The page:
Consumers love the convenience of shopping on mobile – until it’s time to check out. According to Adobe, mobile shopping accounted for 47% of visits to retail websites but ultimately captured 31% of sales on Cyber Monday in 2016–a 16% gap.
For the retailer, this means that those who fail to implement a streamlined approach to the mobile web and to mobile commerce are missing out on some mobile ROI opportunities. When a retailer’s mobile checkout, quite literally the point of conversion, is not performing as well as it could on mobile, or worse, when the mobile checkout is broken entirely, retailers are not only losing sales, but are actually diminishing the returns on money spent elsewhere, in particular the retailer’s other mobile marketing and customer acquisition investments.
On the other hand, retailers who have prioritized fixing their mobile experiences – and specifically mobile checkout – have seen results that would make any competitor envious.
Moovweb and 1-800-Flowers.com have partnered for a webinar: Mobile Checkout and Instant Payments: Conversions and Revenue You are Leaving on the Table and will share why in 2017, e-commerce teams need to focus their attention on mobile checkout and instant payment technologies as priority projects to increase mobile ROI.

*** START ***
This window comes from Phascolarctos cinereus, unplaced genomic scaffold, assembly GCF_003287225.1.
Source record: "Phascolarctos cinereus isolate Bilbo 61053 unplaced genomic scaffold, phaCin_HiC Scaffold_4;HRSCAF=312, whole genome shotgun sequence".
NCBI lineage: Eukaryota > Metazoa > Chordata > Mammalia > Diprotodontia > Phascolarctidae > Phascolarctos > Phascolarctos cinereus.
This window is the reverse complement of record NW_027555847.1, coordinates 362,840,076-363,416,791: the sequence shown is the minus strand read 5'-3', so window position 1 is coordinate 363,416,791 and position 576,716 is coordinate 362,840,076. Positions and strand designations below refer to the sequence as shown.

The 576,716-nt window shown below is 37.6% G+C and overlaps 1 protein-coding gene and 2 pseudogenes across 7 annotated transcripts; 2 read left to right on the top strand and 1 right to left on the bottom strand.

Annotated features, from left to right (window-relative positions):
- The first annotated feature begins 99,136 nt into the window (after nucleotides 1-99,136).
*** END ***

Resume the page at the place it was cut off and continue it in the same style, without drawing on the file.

In this webinar you will learn:
- Why mobile checkout is broken
- How marketing budgets are working against ROI
- The data-driven approach to checkout
- How 1-800-Flowers.com got 25x mobile web revenue growth
- What’s next for one of the most innovative retailers today
We look forward to seeing you there! Register here!
Director, Product & Growth
Suleman leads product & growth initiatives at 1-800-Flowers.com. He is passionate about analytics and the user experience across all the different touch points. Prior to his role at 1-800-Flowers.com, he was leading e-commerce at The Princeton Review.
CEO and Co-Founder
Ajay is co-founder and CEO of Moovweb. Previously, he launched mobile apps downloaded by tens of millions in the early days of the App Store and got a cease and desist letter from Facebook. Previously, he was at Goldman Sachs investing in startups.
He earned an MBA from Stanford and bachelor’s degrees in physics and computer science from the University of California, Berkeley.